Thursday, August 20, 2020

Ecohydrology Research Group’s Lake 227 study on sedimentary phosphorus burial featured as Research Spotlight in EOS

The recently published paper Changes in Sedimentary Phosphorus Burial Following Artificial Eutrophication of Lake 227, Experimental Lakes Area, Ontario, Canada published in Journal of Geophysical Research: Biogeosciences was selected as a Research Spotlight from the 22 peer-reviewed journals published by the American Geophysical Union (AGU).

Monday, August 3, 2020

New paper assesses how dams alter the ratios of macronutrients (nitrogen, phosphorus and silicon) delivered to the world’s oceans

The damming of rivers is one of the most impactful modifications of the flows of water and associated materials from land to sea. Included in these materials are nutrient elements like nitrogen and phosphorus, which are elements required by all life on Earth, and silicon, which is required by diatoms, the algae that account for the largest fraction of biological productivity of the oceans. Past studies have shown that changes in the ratios in which these nutrient elements enter the coastal oceans affect plankton communities, even causing harmful algal blooms or “red tides” to occur. In a new paper published in Geophysical Research Letters, (former) ERG researchers Taylor Maavara, Zahra Akbarzadeh and Philippe Van Cappellen use models of nitrogen, phosphorus, and silicon cycling in dam reservoirs to determine how the damming of rivers change the nutrient ratios delivered to coastal zones worldwide.

Saturday, July 25, 2020

New paper examines the changes in sedimentary phosphorus burial following artificial fertilization of Lake 227 in the Experimental lakes Area

Over the past 50 years, phosphorus (P) has been added each year to Lake 227, making it the world’s longest experiment in P fertilization. Located in Canada’s Experimental Lakes Area, Lake 227 conclusively demonstrated that excess phosphate in lakes causes algal blooms, in turn leading to worldwide bans on phosphates in detergents, improvements in wastewater P removal, and reductions in fertilizer applications. A key question, however, is: Where did the P added to Lake 227 end up? This is where David O’Connell and Philippe Van Cappellen of the Ecohydrology Research Group, together with colleagues from Canada, Netherlands, and USA, turned to examining phosphorus in the sediments accumulating at the bottom of the lake.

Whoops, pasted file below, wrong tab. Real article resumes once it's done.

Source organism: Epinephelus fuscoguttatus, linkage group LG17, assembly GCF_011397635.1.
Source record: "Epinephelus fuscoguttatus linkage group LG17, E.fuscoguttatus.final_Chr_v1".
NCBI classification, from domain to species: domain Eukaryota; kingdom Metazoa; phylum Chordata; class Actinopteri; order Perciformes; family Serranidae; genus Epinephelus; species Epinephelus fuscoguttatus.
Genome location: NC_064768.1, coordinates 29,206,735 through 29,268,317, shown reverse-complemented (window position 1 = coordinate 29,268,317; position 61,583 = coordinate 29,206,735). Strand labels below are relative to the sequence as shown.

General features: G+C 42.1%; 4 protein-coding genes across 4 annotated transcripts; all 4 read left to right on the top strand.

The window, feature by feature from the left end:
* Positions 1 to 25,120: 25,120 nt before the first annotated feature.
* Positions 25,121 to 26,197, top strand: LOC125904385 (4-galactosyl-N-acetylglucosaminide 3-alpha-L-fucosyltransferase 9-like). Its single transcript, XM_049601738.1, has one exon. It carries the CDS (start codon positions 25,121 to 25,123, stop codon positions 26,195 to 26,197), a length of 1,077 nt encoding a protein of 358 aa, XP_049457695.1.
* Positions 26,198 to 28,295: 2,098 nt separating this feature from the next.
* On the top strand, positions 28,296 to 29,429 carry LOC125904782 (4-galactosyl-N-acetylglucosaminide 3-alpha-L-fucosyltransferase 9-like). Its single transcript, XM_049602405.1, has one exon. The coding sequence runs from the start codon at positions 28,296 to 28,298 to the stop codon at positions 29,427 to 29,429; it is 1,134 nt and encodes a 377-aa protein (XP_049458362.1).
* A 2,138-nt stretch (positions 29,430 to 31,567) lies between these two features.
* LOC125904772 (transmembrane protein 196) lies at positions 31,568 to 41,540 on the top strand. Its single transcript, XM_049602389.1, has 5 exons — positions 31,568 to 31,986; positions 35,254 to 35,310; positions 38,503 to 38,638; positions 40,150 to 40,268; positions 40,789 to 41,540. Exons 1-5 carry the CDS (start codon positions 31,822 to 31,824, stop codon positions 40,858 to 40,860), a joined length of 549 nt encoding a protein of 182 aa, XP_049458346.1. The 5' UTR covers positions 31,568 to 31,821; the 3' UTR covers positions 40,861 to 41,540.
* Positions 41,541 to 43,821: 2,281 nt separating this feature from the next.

Friday, July 17, 2020

New paper co-authored by ERG researchers published in Chemosphere

Yuki Audette, Chris Parsons, Fereidoun Rezanezhad and Phillippe Van Cappellen of the Ecohydrology Research Group co-authored a paper titled “Phosphorus binding to soil organic matter via ternary complexes with calcium”, which was recently published in Chemosphere.

Tuesday, June 16, 2020

New paper from Ecohydrology Research Group featured in CSA News

A recent paper co-authored by Ecohydrology Research Group members has been featured in the latest edition of CSA News, the magazine of the Crop Science Society of America, Soil Science Society of America, and American Society of Agronomy. The feature, titled “Carbon Cycling in Periodically Waterlogged Soils”, presents highlights of an experiment studying the effects of a fluctuating water table on organic matter dynamics in soil columns.

Monday, June 15, 2020

New publication links Urinary Stone Disease to geoenvironmental and climatic factors

The prevalence of Urinary Stone Disease (USD) or urolithiasis has been increasing over the past few decades. In this new paper published in Science of the Total Environment an international team from China University of Geosciences, Karlsruhe Institute of Technology and the Ecohydrology Research Group present evidence that the spatial distribution of USD can be explained to a large degree by geo-environmental conditions, including lithology, water chemistry and climate.

Thursday, June 11, 2020

Ecohydrology group members publish new paper in Earth-Science Reviews

A new paper in Earth-Science Reviews, co-authored by Ecohydrology Research Group members Colin McCarter, Fereidoun Rezanezhad, and Philippe Van Cappellen reviews the role of pore structure on the hydrological and (bio)geochemical processes governing peat and peatlands.

Friday, May 29, 2020

New editorial co-authored by ERG researcher published in Frontiers in Environmental Science

A new editorial co-authored by Ecohydrology researcher Fereidoun Rezanezhad, along with collaborators Colin McCarter and Bernd Lennartz, was recently published in Frontiers in Environmental Science. The editorial is a summary of the Research Topic “Wetland Biogeochemistry: Response to Environmental Change.”

Thursday, May 28, 2020

Study co-authored by ERG researcher featured in WaterResearch

A study co-authored by Fereidoun Rezanezhad was recently featured in WaterResearch, a communication that summarizes high impact scientific articles published by researchers of the Water Institute. The paper, titled “Winter CO2 losses shift the Arctic to a carbon source under current and future climates,” was originally published in Nature Climate Change.

Monday, May 25, 2020

Matthew Ginder-Vogel receives water research award

Professor Matthew Ginder-Vogel has been named a 2020 Research Award Winner by the Wisconsin Section of the American Water Works Association.

Matthew Ginder-Vogel is the Principal Investigator of a project in collaboration with the Ecohydrology Research Group on "Particulate organic matter (POM) transport and transformation at the terrestrial-aquatic interface" funded by the US Department of Energy - Biological and Environmental Research.

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